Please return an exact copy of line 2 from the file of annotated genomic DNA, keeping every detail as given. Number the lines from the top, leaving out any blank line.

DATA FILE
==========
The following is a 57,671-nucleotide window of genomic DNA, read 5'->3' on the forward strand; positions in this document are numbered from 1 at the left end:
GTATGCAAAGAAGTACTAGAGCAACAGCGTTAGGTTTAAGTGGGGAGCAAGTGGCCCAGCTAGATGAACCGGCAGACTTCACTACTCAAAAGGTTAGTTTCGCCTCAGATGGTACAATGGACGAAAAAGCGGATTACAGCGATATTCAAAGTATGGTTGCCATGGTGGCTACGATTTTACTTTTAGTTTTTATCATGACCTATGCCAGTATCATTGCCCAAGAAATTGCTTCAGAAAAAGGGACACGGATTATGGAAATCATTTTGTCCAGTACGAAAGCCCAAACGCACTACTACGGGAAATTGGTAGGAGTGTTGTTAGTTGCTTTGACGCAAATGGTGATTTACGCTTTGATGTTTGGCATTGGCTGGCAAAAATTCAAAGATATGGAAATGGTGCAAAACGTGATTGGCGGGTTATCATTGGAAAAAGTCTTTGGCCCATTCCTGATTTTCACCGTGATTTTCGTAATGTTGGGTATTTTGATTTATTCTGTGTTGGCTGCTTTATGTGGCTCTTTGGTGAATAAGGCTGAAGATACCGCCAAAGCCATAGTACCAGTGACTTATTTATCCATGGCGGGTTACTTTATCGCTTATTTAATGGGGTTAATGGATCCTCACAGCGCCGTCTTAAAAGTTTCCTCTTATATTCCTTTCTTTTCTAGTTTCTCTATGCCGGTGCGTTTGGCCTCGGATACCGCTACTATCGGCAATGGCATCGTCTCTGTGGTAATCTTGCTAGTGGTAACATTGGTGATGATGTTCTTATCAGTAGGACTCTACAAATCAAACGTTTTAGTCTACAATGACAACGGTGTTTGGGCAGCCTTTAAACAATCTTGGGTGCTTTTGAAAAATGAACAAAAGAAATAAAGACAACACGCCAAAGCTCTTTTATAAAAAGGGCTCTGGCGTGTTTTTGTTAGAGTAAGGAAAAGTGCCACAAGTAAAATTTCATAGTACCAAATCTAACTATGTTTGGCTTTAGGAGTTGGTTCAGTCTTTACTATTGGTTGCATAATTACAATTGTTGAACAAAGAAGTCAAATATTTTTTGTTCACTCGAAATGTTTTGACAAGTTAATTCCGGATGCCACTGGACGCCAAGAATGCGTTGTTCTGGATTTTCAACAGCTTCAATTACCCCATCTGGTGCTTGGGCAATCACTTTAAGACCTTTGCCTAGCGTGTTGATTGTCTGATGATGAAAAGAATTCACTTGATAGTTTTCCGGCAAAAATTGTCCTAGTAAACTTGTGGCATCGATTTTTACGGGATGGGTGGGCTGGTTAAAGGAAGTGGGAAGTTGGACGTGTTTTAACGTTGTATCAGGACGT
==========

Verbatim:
GTATGCAAAGAAGTACTAGAGCAACAGCGTTAGGTTTAAGTGGGGAGCAAGTGGCCCAGCTAGATGAACCGGCAGACTTCACTACTCAAAAGGTTAGTTTCGCCTCAGATGGTACAATGGACGAAAAAGCGGATTACAGCGATATTCAAAGTATGGTTGCCATGGTGGCTACGATTTTACTTTTAGTTTTTATCATGACCTATGCCAGTATCATTGCCCAAGAAATTGCTTCAGAAAAAGGGACACGGATTATGGAAATCATTTTGTCCAGTACGAAAGCCCAAACGCACTACTACGGGAAATTGGTAGGAGTGTTGTTAGTTGCTTTGACGCAAATGGTGATTTACGCTTTGATGTTTGGCATTGGCTGGCAAAAATTCAAAGATATGGAAATGGTGCAAAACGTGATTGGCGGGTTATCATTGGAAAAAGTCTTTGGCCCATTCCTGATTTTCACCGTGATTTTCGTAATGTTGGGTATTTTGATTTATTCTGTGTTGGCTGCTTTATGTGGCTCTTTGGTGAATAAGGCTGAAGATACCGCCAAAGCCATAGTACCAGTGACTTATTTATCCATGGCGGGTTACTTTATCGCTTATTTAATGGGGTTAATGGATCCTCACAGCGCCGTCTTAAAAGTTTCCTCTTATATTCCTTTCTTTTCTAGTTTCTCTATGCCGGTGCGTTTGGCCTCGGATACCGCTACTATCGGCAATGGCATCGTCTCTGTGGTAATCTTGCTAGTGGTAACATTGGTGATGATGTTCTTATCAGTAGGACTCTACAAATCAAACGTTTTAGTCTACAATGACAACGGTGTTTGGGCAGCCTTTAAACAATCTTGGGTGCTTTTGAAAAATGAACAAAAGAAATAAAGACAACACGCCAAAGCTCTTTTATAAAAAGGGCTCTGGCGTGTTTTTGTTAGAGTAAGGAAAAGTGCCACAAGTAAAATTTCATAGTACCAAATCTAACTATGTTTGGCTTTAGGAGTTGGTTCAGTCTTTACTATTGGTTGCATAATTACAATTGTTGAACAAAGAAGTCAAATATTTTTTGTTCACTCGAAATGTTTTGACAAGTTAATTCCGGATGCCACTGGACGCCAAGAATGCGTTGTTCTGGATTTTCAACAGCTTCAATTACCCCATCTGGTGCTTGGGCAATCACTTTAAGACCTTTGCCTAGCGTGTTGATTGTCTGATGATGAAAAGAATTCACTTGATAGTTTTCCGGCAAAAATTGTCCTAGTAAACTTGTGGCATCGATTTTTACGGGATGGGTGGGCTGGTTAAAGGAAGTGGGAAGTTGGACGTGTTTTAACGTTGTATCAGGACGT